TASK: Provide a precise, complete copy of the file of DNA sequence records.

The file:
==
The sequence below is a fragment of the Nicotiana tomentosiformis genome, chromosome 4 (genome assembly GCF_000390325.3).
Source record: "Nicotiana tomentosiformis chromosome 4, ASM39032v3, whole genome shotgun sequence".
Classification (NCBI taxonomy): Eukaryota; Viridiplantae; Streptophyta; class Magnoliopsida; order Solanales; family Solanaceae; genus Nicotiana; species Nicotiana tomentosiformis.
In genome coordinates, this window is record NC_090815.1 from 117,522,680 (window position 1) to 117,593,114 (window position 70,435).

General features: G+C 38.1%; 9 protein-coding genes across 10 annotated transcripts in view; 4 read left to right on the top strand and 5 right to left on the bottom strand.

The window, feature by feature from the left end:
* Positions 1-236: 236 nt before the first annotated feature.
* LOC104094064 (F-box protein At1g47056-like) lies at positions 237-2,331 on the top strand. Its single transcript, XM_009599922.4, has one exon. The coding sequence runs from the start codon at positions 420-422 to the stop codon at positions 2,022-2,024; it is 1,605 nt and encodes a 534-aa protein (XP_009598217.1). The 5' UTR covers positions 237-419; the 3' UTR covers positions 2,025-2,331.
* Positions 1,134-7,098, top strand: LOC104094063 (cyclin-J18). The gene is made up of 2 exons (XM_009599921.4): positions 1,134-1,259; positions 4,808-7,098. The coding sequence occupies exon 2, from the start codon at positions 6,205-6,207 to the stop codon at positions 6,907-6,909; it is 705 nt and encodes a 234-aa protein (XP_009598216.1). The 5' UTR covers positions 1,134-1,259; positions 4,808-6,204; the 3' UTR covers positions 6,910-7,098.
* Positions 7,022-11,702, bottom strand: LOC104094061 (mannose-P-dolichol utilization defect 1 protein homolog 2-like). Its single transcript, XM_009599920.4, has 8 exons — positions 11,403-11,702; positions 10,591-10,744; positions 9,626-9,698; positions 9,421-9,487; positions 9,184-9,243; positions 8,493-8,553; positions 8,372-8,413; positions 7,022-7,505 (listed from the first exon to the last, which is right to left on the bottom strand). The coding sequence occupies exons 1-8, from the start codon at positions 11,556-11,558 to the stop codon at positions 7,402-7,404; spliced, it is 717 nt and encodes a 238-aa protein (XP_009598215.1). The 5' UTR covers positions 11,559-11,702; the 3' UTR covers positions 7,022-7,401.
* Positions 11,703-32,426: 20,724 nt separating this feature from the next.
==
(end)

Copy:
The sequence below is a fragment of the Nicotiana tomentosiformis genome, chromosome 4 (genome assembly GCF_000390325.3).
Source record: "Nicotiana tomentosiformis chromosome 4, ASM39032v3, whole genome shotgun sequence".
Classification (NCBI taxonomy): Eukaryota; Viridiplantae; Streptophyta; class Magnoliopsida; order Solanales; family Solanaceae; genus Nicotiana; species Nicotiana tomentosiformis.
In genome coordinates, this window is record NC_090815.1 from 117,522,680 (window position 1) to 117,593,114 (window position 70,435).

General features: G+C 38.1%; 9 protein-coding genes across 10 annotated transcripts in view; 4 read left to right on the top strand and 5 right to left on the bottom strand.

The window, feature by feature from the left end:
* Positions 1-236: 236 nt before the first annotated feature.
* LOC104094064 (F-box protein At1g47056-like) lies at positions 237-2,331 on the top strand. Its single transcript, XM_009599922.4, has one exon. The coding sequence runs from the start codon at positions 420-422 to the stop codon at positions 2,022-2,024; it is 1,605 nt and encodes a 534-aa protein (XP_009598217.1). The 5' UTR covers positions 237-419; the 3' UTR covers positions 2,025-2,331.
* Positions 1,134-7,098, top strand: LOC104094063 (cyclin-J18). The gene is made up of 2 exons (XM_009599921.4): positions 1,134-1,259; positions 4,808-7,098. The coding sequence occupies exon 2, from the start codon at positions 6,205-6,207 to the stop codon at positions 6,907-6,909; it is 705 nt and encodes a 234-aa protein (XP_009598216.1). The 5' UTR covers positions 1,134-1,259; positions 4,808-6,204; the 3' UTR covers positions 6,910-7,098.
* Positions 7,022-11,702, bottom strand: LOC104094061 (mannose-P-dolichol utilization defect 1 protein homolog 2-like). Its single transcript, XM_009599920.4, has 8 exons — positions 11,403-11,702; positions 10,591-10,744; positions 9,626-9,698; positions 9,421-9,487; positions 9,184-9,243; positions 8,493-8,553; positions 8,372-8,413; positions 7,022-7,505 (listed from the first exon to the last, which is right to left on the bottom strand). The coding sequence occupies exons 1-8, from the start codon at positions 11,556-11,558 to the stop codon at positions 7,402-7,404; spliced, it is 717 nt and encodes a 238-aa protein (XP_009598215.1). The 5' UTR covers positions 11,559-11,702; the 3' UTR covers positions 7,022-7,401.
* Positions 11,703-32,426: 20,724 nt separating this feature from the next.